Promising HIV treatment fails in human trials

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Image credit: Fotolia

When Science published a monkey study nearly 2 years ago that showed an anti-inflammatory antibody effectively cured monkeys intentionally infected with the simian form of the AIDS virus, the dramatic results turned many heads. But some skeptical researchers thought the data looked too good to be true and predicted the intervention wouldn’t work on HIV in humans. They were right.

Anthony Fauci, head of the U.S. National Institute of Allergy and Infectious Diseases in Bethesda, Maryland, and a co-author of the Science paper, today [July 25] reported the failure of a clinical trial that attempted to translate the remarkable monkey success to humans.

In the monkey experiment, the animals infected with the simian immunodeficiency virus (SIV) were treated with antiretroviral (ARV) drugs that suppressed the pathogen, and then given repeated injections of an antibody that blocks a receptor called α4β7 found on immune cells.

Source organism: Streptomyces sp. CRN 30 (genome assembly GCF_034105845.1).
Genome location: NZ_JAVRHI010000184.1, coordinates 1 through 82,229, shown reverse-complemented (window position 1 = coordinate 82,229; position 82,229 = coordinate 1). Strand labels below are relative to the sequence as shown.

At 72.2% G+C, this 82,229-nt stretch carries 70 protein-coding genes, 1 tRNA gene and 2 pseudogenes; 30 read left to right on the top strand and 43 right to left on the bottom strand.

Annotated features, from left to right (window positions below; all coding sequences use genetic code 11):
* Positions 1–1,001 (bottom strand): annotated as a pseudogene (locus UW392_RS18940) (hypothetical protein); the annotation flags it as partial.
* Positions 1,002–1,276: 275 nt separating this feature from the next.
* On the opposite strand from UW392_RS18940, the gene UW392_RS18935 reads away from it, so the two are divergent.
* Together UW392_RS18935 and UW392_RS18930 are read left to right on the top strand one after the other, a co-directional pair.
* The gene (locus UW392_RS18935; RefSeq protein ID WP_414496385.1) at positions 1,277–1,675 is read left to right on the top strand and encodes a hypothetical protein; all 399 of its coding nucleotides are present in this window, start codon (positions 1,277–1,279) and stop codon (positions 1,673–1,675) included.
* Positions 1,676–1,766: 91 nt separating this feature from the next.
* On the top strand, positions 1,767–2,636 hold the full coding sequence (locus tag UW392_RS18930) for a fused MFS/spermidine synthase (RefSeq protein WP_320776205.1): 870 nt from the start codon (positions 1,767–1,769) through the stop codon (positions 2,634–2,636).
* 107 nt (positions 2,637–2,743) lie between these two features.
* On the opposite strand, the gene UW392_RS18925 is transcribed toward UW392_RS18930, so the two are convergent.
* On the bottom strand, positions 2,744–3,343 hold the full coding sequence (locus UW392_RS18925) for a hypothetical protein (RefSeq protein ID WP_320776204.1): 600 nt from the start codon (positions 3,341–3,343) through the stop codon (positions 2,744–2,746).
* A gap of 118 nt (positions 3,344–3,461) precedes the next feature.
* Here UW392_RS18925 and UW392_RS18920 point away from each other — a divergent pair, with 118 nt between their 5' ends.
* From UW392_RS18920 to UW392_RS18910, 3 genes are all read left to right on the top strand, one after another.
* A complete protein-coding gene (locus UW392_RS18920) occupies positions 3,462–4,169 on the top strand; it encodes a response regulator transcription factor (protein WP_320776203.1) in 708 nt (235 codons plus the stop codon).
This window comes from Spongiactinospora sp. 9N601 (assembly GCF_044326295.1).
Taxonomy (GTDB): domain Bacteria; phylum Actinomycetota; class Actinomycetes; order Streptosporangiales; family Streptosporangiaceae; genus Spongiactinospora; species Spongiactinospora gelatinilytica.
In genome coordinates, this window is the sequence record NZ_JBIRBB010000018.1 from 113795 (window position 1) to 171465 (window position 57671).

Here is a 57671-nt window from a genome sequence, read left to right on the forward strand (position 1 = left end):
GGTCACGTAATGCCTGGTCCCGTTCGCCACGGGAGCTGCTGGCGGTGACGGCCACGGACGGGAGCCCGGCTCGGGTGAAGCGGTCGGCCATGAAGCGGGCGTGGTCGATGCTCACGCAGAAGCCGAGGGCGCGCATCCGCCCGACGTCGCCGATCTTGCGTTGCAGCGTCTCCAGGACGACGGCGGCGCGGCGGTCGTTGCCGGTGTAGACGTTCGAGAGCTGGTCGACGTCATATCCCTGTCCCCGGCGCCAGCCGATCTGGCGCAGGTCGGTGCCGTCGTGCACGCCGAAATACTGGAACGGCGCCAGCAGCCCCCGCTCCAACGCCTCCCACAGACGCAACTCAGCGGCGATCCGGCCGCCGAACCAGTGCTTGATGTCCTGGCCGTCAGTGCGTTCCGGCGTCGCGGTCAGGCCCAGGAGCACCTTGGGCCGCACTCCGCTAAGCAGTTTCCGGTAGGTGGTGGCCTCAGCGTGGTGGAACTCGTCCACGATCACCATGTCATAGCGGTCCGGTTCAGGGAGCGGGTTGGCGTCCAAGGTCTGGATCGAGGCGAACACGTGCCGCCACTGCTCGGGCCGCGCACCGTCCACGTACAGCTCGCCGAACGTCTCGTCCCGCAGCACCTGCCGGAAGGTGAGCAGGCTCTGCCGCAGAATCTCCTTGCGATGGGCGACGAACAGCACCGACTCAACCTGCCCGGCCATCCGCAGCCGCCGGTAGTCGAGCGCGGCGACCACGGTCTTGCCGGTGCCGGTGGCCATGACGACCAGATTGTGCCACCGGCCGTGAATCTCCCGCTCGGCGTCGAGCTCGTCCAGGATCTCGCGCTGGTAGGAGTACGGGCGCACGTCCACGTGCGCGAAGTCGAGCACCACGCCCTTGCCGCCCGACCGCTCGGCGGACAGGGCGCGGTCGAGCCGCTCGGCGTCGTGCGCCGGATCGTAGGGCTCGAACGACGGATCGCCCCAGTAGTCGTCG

Related article:  'Tribe before truth': Why scientific knowledge without curiosity can be polarizing

That cellular receptor is found on the surface of CD4 white cells, HIV’s favorite target.

If people reacted like monkeys to the antibody treatment, once vedolizumab blocked α4β7, they could stop ARV drugs and the HIV that inevitably remained would start to copy itself, but would have difficulty infecting cells and creating new virions.

In all but two of the 18 people, HIV sprang back once they stopped ARVs.

Read full, original post: ‘It’s sobering’: A once-exciting HIV cure strategy fails its test in people.

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